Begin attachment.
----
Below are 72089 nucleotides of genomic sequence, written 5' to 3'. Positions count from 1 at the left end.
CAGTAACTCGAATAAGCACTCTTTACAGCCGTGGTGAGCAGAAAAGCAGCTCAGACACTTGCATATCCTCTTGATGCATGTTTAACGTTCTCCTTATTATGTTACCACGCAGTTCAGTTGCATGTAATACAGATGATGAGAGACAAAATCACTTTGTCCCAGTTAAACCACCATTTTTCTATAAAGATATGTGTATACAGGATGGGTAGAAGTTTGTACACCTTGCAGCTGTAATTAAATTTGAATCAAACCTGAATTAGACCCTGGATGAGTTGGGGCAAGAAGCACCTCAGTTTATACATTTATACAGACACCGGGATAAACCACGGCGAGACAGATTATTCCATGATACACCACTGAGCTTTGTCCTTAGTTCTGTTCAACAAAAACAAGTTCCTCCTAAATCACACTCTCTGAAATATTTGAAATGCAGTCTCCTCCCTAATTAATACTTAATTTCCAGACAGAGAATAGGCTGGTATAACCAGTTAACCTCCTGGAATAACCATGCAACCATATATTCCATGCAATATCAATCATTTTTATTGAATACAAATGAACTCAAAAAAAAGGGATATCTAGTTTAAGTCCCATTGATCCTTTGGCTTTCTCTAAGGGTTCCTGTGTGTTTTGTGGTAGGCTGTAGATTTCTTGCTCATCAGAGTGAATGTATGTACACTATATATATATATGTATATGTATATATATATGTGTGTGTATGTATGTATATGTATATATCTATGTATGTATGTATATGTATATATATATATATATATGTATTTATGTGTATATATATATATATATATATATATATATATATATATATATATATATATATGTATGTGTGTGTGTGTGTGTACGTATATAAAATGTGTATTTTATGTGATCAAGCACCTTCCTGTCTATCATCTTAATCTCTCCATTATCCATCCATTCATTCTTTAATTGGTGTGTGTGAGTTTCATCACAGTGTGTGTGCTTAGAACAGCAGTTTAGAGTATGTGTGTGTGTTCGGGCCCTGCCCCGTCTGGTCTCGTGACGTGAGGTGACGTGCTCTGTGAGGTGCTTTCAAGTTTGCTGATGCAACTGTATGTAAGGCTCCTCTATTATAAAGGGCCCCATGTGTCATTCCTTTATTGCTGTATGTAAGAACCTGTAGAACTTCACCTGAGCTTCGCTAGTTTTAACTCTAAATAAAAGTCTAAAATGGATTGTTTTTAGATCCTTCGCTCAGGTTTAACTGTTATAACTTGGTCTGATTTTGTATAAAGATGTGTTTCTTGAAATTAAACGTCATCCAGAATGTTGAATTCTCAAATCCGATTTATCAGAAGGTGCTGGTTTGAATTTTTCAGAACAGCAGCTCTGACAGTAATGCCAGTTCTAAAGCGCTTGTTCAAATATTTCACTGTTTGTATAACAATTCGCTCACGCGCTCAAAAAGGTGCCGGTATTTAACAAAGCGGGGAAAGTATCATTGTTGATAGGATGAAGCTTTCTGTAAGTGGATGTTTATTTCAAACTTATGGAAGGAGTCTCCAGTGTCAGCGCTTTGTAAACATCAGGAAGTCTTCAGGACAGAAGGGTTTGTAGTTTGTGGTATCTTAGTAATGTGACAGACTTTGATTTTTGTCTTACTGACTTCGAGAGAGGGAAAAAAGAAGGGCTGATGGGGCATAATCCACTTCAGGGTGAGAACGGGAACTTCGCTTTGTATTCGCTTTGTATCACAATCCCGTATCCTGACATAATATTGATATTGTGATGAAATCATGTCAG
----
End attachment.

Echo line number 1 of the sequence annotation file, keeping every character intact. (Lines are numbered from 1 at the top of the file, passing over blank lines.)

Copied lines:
Below are 72089 nucleotides of genomic sequence, written 5' to 3'. Positions count from 1 at the left end.